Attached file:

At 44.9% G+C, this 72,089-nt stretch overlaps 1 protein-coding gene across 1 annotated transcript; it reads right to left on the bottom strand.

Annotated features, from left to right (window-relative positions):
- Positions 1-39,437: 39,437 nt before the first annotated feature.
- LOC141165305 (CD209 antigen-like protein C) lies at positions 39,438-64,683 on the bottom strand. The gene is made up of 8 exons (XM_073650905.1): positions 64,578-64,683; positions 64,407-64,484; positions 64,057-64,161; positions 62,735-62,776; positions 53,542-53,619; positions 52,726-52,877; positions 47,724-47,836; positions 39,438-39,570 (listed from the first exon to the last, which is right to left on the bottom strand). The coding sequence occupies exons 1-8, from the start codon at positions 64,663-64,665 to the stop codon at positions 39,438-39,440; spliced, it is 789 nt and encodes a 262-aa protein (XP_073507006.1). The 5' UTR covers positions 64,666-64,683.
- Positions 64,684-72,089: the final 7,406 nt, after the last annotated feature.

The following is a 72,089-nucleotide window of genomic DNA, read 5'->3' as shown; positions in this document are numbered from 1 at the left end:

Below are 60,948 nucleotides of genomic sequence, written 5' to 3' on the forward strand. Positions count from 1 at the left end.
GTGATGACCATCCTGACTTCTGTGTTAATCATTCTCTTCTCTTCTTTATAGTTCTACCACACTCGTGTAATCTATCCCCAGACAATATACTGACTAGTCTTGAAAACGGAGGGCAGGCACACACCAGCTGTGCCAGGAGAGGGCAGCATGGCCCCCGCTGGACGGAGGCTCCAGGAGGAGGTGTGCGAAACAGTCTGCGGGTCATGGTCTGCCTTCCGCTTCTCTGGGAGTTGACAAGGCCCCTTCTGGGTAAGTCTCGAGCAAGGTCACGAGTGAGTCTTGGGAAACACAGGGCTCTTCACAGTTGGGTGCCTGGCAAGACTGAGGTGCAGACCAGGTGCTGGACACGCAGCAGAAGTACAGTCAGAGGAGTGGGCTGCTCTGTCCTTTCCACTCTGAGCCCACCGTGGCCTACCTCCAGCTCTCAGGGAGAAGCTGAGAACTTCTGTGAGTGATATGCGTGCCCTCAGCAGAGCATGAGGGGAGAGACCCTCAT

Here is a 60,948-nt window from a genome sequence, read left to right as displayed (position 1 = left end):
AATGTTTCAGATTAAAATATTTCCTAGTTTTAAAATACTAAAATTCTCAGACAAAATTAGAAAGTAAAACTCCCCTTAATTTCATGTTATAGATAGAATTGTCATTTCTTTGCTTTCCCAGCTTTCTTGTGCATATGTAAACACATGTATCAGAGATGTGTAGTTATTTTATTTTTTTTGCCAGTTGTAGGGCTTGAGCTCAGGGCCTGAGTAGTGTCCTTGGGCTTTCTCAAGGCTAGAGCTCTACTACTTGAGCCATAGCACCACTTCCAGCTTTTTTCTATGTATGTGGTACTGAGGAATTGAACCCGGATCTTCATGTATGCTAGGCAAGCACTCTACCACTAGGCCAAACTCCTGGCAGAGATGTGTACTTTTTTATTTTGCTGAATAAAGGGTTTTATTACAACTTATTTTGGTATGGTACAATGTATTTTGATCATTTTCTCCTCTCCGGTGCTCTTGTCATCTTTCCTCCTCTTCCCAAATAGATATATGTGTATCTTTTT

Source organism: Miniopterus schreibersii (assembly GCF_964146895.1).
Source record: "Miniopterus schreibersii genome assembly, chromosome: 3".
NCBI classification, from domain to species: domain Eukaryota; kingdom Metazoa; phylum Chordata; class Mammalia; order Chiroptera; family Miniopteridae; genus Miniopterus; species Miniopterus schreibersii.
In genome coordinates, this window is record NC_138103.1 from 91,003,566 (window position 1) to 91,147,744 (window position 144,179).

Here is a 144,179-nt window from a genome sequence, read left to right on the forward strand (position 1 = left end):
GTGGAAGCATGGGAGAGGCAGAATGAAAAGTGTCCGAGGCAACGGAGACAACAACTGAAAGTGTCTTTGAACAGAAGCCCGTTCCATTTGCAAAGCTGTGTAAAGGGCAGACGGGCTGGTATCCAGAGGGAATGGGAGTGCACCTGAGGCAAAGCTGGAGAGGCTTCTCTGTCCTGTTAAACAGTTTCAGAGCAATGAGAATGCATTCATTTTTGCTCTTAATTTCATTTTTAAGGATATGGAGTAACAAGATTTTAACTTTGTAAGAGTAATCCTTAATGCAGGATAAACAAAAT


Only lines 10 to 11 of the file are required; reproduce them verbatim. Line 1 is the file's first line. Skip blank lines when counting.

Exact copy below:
AATGTTTCAGATTAAAATATTTCCTAGTTTTAAAATACTAAAATTCTCAGACAAAATTAGAAAGTAAAACTCCCCTTAATTTCATGTTATAGATAGAATTGTCATTTCTTTGCTTTCCCAGCTTTCTTGTGCATATGTAAACACATGTATCAGAGATGTGTAGTTATTTTATTTTTTTTGCCAGTTGTAGGGCTTGAGCTCAGGGCCTGAGTAGTGTCCTTGGGCTTTCTCAAGGCTAGAGCTCTACTACTTGAGCCATAGCACCACTTCCAGCTTTTTTCTATGTATGTGGTACTGAGGAATTGAACCCGGATCTTCATGTATGCTAGGCAAGCACTCTACCACTAGGCCAAACTCCTGGCAGAGATGTGTACTTTTTTATTTTGCTGAATAAAGGGTTTTATTACAACTTATTTTGGTATGGTACAATGTATTTTGATCATTTTCTCCTCTCCGGTGCTCTTGTCATCTTTCCTCCTCTTCCCAAATAGATATATGTGTATCTTTTT

Source organism: Miniopterus schreibersii (assembly GCF_964146895.1).